• If the floor warming cable is within its specified Resistance Range, the control may not be sending out power to the cable. Ensure the control has a demand for heat, and use a digital multi-meter to test the "load side" voltage at the thermostat to see if it is sending out power to the floor. Verify the voltage reading matches the power requirements of this floor warming system.
  • If an AC amp meter is available, it is a quick and effective method of determining if any current is really going towards warming the floor. If your amp meter shows the cable is not drawing the proper level of current for this specific floor warming system, more diagnostic testing will be required to determine if the problem is with the heating circuit in the floor, improper voltage supplied to the system, or possibly something related to the thermostat control. If the amp meter shows the proper amp draw for this cable(s) it is generating heat. There may be something like moisture in the mortar bed or thick tiles, which can make it more difficult to detect heat being produced by the cable.

If the Power Test seems to be warming the cable and the GFCI in the control did not trip, it is then possible to further test the integrity of the insulation on the heating elements by applying tap water to the cable where the outer jacket has been damaged and soak it thoroughly. PLEASE NOTE: It is very important to take precautions to avoid electric shock BEFORE applying water to the cable. We strongly advise turning off the control and then turning off the circuit breaker before performing this test. After applying water to the damaged jacket of the cable, turn the breaker back on first, then turn the control on and turn it up to ensure the system is energized. NEVER touch a wet cable while it is energized, serious personal injury could result!

  • If the control continues to run without tripping the GFCI, the cable will need some drying time. Then a skim coat of an appropriate sealer can be applied to the damaged jacket for additional protection. You can use a thin layer of a 100% silicone sealant, or two or three coats of a heat rated "liquid electric tape" to re-seal the jacket. Let it cure fully before continuing with the installation.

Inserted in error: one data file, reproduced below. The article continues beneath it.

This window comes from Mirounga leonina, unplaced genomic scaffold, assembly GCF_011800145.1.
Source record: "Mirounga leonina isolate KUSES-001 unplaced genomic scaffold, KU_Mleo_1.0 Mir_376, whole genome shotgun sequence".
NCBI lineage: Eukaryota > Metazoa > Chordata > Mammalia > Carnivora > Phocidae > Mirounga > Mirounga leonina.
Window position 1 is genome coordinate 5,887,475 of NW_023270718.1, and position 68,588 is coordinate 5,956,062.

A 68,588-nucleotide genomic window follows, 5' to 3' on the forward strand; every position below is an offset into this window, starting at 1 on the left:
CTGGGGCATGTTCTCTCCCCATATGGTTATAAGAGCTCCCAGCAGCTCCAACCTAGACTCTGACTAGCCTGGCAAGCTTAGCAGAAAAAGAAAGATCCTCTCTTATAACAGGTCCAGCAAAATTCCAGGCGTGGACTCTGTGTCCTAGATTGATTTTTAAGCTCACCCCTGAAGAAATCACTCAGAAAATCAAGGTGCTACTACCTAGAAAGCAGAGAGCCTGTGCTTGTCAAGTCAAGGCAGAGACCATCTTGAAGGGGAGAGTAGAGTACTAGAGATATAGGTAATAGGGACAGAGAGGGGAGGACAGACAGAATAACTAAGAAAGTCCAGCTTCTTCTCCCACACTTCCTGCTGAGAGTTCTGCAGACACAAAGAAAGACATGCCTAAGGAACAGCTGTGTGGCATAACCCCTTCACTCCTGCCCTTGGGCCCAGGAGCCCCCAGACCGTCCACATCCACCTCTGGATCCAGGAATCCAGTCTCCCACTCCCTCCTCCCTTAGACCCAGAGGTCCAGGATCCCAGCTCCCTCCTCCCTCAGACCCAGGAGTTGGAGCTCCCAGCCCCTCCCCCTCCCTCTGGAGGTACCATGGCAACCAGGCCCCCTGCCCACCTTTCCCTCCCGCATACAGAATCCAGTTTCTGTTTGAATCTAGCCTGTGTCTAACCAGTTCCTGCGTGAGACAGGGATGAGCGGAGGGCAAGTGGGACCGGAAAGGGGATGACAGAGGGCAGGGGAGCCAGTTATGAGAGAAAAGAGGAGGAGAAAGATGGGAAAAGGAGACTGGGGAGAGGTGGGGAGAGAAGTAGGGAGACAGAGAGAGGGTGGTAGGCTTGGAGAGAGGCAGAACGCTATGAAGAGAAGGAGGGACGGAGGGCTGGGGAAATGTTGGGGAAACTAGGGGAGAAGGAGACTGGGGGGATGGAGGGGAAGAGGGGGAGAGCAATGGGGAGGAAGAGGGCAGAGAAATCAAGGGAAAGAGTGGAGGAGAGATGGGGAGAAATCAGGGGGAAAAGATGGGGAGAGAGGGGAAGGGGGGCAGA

• If the GFCI in the control trips after water was applied to the damaged jacket, the insulation on the heating element(s) has been damaged and it will need to be repaired with a Heating Cable Repair Kit, order#81007142. You can ask your distributor if they stock our splice kits or call us and place your order.

Your Ohmmeter may be on the wrong scale, for instance, the 200k ohms scale measures up to 200,000 ohms, or 200k Ω.

The meter should typically be set on the 200 ohms scale (200 Ω) for testing cables with an ohm value less than 200 ohms. If your mat is outside the range on the nameplate label, call the manufacturer.

Some of our products have a resistance range above 200 ohms.

  • Set your ohmmeter on a scale that goes high enough to test the product you have. Many meters have a 2000 ohms scale, or 2k Ω. If your mat is outside the range on the nameplate label, call the manufacturer.

If the reading is a little high or low, test the meter itself.

Verify your meter is still working and properly calibrated by holding the test leads directly together to test the meter's "zero reading", often reading about 0.1 to 0.4 ohms. A reading of "OL" (open line, or over limit) is not the same as a reading of 0.1 ohms.

  • If your meter does not pass the calibration test with a zero reading of significantly less than 1 ohm, one of the test leads might be damaged or the meter itself may be damaged and would need to be replaced. If this is an older meter, it may need new batteries. If you can't get your meter to pass this calibration test, try to find a multi-meter with a smaller margin of error before proceeding.
  • If your ohm reading for the heating circuit was just a little high, the "zero reading" from your ohmmeter can be subtracted from your heating circuit ohm value. If the mat still is not within its ohm range, call the manufacturer.